Dependancy Culture

Old Aug 1st 2013, 5:56 am
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Default Dependancy Culture

http://www.dailymail.co.uk/news/arti...are-state.html

A typical fail article, lambasting the beeb. Apparently 1 in 4 people in Cardiff are on some form of "welfare handout". Their language is designed to be inflamatory. The article and the BBC programme in question do not seem to mention what form of benefit these peoplem are on and I would suggest that quite possibly a large percentage of them are either disability or working tax credits.

Then there is the little column at the side which says who was quick to condemn the original programme. the programme was originally aired in October 2011, hardly a quick judgement.

IMHO if someone is on income support and has no dependants or intention of working then yes they are scummy and any atrategy that might get them out of that cycle of benefit dependancy should be explored. But this current culture of villifying anyone who dares to require state support because either they can't find work or are ill, or the company they work for likes to line the board's pockets rather than pay a fair living wage, it just makes me angry.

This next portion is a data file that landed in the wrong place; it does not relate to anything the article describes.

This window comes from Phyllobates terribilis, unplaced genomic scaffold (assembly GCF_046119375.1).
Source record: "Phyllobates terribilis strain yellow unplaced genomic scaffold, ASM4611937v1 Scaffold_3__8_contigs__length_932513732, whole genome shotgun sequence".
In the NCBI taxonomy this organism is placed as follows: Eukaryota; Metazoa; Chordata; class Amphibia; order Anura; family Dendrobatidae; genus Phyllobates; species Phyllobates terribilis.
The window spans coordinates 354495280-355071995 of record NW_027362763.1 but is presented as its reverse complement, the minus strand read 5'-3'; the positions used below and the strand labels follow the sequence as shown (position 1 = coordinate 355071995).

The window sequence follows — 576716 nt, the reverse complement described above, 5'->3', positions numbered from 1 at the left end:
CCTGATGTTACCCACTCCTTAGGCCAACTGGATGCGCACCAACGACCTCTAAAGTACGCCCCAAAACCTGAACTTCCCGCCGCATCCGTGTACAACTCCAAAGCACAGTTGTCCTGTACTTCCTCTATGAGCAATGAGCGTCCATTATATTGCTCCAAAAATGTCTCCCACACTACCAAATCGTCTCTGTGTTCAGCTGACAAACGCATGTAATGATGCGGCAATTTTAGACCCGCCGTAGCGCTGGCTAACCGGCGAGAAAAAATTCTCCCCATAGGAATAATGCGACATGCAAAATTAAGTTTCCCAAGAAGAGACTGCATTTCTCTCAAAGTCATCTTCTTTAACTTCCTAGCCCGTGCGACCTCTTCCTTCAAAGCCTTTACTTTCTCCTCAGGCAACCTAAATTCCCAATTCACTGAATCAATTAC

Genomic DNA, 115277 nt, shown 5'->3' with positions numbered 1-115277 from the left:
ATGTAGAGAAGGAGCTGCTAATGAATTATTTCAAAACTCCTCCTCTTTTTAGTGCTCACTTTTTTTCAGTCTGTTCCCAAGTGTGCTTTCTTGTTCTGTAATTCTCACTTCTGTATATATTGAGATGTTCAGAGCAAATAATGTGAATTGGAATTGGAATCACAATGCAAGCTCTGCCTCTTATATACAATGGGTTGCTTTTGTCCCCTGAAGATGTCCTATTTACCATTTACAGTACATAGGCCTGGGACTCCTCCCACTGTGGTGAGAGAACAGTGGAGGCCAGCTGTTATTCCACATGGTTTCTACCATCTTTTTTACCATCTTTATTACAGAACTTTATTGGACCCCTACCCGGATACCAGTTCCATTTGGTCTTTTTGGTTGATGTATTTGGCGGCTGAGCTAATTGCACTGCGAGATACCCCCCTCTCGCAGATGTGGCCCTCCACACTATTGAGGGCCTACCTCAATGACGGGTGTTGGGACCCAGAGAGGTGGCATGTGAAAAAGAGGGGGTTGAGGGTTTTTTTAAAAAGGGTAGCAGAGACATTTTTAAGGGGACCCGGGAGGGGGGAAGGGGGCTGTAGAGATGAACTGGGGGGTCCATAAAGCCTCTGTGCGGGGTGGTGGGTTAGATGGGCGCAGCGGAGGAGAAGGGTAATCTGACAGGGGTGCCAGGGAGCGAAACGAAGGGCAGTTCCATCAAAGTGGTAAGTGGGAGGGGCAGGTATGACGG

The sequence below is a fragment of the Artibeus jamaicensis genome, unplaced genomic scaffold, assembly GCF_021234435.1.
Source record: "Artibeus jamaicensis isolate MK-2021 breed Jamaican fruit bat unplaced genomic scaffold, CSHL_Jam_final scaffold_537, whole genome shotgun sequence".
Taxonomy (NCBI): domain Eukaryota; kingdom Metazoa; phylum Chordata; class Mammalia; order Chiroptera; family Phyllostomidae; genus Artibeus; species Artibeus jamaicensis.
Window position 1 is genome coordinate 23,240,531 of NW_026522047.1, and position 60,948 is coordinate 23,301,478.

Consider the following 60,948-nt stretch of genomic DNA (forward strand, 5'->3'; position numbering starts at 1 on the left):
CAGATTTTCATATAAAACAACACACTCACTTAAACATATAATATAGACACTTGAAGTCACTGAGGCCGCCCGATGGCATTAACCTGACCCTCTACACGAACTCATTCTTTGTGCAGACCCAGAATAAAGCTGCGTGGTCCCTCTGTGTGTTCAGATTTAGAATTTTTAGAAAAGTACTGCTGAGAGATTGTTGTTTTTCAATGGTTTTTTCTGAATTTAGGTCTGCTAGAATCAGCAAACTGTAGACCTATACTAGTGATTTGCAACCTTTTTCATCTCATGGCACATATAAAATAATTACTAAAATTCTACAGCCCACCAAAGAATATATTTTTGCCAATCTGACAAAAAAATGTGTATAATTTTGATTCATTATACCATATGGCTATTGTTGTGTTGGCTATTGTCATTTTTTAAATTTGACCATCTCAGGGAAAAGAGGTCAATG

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Old Aug 1st 2013, 6:59 am
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Default Re: Dependancy Culture

Originally Posted by Theseus View Post
http://www.dailymail.co.uk/news/arti...are-state.html